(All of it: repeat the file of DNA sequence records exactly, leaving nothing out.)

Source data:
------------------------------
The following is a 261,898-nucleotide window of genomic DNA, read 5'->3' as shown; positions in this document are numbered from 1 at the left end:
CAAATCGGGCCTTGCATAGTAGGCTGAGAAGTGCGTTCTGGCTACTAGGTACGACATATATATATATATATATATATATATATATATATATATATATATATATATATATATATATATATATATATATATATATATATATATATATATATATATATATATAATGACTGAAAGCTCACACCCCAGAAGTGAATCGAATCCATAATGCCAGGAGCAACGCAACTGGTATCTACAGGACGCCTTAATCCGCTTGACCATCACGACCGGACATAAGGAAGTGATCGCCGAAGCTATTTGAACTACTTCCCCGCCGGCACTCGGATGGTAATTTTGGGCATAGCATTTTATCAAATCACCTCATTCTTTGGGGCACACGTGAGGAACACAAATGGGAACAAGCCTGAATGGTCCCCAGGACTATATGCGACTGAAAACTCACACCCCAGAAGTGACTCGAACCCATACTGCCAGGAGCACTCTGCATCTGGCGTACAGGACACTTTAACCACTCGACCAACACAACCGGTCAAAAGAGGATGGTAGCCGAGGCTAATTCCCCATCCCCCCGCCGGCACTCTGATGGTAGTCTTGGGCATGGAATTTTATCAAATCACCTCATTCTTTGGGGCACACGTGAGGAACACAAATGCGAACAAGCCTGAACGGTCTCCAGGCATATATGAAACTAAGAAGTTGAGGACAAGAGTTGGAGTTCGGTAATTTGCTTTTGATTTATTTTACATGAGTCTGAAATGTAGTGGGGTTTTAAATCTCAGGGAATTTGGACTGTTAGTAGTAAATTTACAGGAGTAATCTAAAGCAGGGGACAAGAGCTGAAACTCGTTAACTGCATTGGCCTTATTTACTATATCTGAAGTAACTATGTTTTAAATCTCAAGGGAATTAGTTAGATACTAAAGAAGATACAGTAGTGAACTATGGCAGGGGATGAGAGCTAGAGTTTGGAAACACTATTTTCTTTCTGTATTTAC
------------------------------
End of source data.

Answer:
The following is a 261,898-nucleotide window of genomic DNA, read 5'->3' as shown; positions in this document are numbered from 1 at the left end:
CAAATCGGGCCTTGCATAGTAGGCTGAGAAGTGCGTTCTGGCTACTAGGTACGACATATATATATATATATATATATATATATATATATATATATATATATATATATATATATATATATATATATATATATATATATATATATATATATATATATATATAATGACTGAAAGCTCACACCCCAGAAGTGAATCGAATCCATAATGCCAGGAGCAACGCAACTGGTATCTACAGGACGCCTTAATCCGCTTGACCATCACGACCGGACATAAGGAAGTGATCGCCGAAGCTATTTGAACTACTTCCCCGCCGGCACTCGGATGGTAATTTTGGGCATAGCATTTTATCAAATCACCTCATTCTTTGGGGCACACGTGAGGAACACAAATGGGAACAAGCCTGAATGGTCCCCAGGACTATATGCGACTGAAAACTCACACCCCAGAAGTGACTCGAACCCATACTGCCAGGAGCACTCTGCATCTGGCGTACAGGACACTTTAACCACTCGACCAACACAACCGGTCAAAAGAGGATGGTAGCCGAGGCTAATTCCCCATCCCCCCGCCGGCACTCTGATGGTAGTCTTGGGCATGGAATTTTATCAAATCACCTCATTCTTTGGGGCACACGTGAGGAACACAAATGCGAACAAGCCTGAACGGTCTCCAGGCATATATGAAACTAAGAAGTTGAGGACAAGAGTTGGAGTTCGGTAATTTGCTTTTGATTTATTTTACATGAGTCTGAAATGTAGTGGGGTTTTAAATCTCAGGGAATTTGGACTGTTAGTAGTAAATTTACAGGAGTAATCTAAAGCAGGGGACAAGAGCTGAAACTCGTTAACTGCATTGGCCTTATTTACTATATCTGAAGTAACTATGTTTTAAATCTCAAGGGAATTAGTTAGATACTAAAGAAGATACAGTAGTGAACTATGGCAGGGGATGAGAGCTAGAGTTTGGAAACACTATTTTCTTTCTGTATTTAC